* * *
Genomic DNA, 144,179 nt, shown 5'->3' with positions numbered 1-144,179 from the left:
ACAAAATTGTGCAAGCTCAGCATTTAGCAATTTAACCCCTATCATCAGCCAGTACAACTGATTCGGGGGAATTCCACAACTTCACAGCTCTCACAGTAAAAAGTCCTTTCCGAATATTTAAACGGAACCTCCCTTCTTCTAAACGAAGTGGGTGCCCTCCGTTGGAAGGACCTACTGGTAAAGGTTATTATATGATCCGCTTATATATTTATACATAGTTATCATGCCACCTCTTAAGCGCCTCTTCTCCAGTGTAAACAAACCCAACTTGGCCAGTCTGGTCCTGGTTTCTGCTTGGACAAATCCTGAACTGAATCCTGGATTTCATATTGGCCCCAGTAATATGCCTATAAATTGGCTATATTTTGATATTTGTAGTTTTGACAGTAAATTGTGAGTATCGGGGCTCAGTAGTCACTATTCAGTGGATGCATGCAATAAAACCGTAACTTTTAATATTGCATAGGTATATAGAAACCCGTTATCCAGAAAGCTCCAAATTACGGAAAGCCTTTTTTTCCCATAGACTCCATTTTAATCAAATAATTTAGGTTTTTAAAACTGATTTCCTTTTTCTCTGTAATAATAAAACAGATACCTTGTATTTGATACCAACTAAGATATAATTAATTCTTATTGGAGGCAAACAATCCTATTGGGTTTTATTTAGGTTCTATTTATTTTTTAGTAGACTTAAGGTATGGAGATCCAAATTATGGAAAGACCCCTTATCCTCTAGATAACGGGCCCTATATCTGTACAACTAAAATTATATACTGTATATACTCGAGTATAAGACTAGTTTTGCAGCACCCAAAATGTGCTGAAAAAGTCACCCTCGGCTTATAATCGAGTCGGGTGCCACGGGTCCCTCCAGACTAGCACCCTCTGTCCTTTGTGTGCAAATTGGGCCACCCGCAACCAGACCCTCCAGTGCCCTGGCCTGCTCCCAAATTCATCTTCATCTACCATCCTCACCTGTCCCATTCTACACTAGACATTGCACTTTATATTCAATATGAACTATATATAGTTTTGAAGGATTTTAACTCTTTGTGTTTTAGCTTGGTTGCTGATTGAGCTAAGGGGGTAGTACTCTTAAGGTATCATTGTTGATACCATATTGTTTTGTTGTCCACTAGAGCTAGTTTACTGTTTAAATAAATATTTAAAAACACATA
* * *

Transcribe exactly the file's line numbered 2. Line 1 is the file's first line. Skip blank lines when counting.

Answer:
ACAAAATTGTGCAAGCTCAGCATTTAGCAATTTAACCCCTATCATCAGCCAGTACAACTGATTCGGGGGAATTCCACAACTTCACAGCTCTCACAGTAAAAAGTCCTTTCCGAATATTTAAACGGAACCTCCCTTCTTCTAAACGAAGTGGGTGCCCTCCGTTGGAAGGACCTACTGGTAAAGGTTATTATATGATCCGCTTATATATTTATACATAGTTATCATGCCACCTCTTAAGCGCCTCTTCTCCAGTGTAAACAAACCCAACTTGGCCAGTCTGGTCCTGGTTTCTGCTTGGACAAATCCTGAACTGAATCCTGGATTTCATATTGGCCCCAGTAATATGCCTATAAATTGGCTATATTTTGATATTTGTAGTTTTGACAGTAAATTGTGAGTATCGGGGCTCAGTAGTCACTATTCAGTGGATGCATGCAATAAAACCGTAACTTTTAATATTGCATAGGTATATAGAAACCCGTTATCCAGAAAGCTCCAAATTACGGAAAGCCTTTTTTTCCCATAGACTCCATTTTAATCAAATAATTTAGGTTTTTAAAACTGATTTCCTTTTTCTCTGTAATAATAAAACAGATACCTTGTATTTGATACCAACTAAGATATAATTAATTCTTATTGGAGGCAAACAATCCTATTGGGTTTTATTTAGGTTCTATTTATTTTTTAGTAGACTTAAGGTATGGAGATCCAAATTATGGAAAGACCCCTTATCCTCTAGATAACGGGCCCTATATCTGTACAACTAAAATTATATACTGTATATACTCGAGTATAAGACTAGTTTTGCAGCACCCAAAATGTGCTGAAAAAGTCACCCTCGGCTTATAATCGAGTCGGGTGCCACGGGTCCCTCCAGACTAGCACCCTCTGTCCTTTGTGTGCAAATTGGGCCACCCGCAACCAGACCCTCCAGTGCCCTGGCCTGCTCCCAAATTCATCTTCATCTACCATCCTCACCTGTCCCATTCTACACTAGACATTGCACTTTATATTCAATATGAACTATATATAGTTTTGAAGGATTTTAACTCTTTGTGTTTTAGCTTGGTTGCTGATTGAGCTAAGGGGGTAGTACTCTTAAGGTATCATTGTTGATACCATATTGTTTTGTTGTCCACTAGAGCTAGTTTACTGTTTAAATAAATATTTAAAAACACATA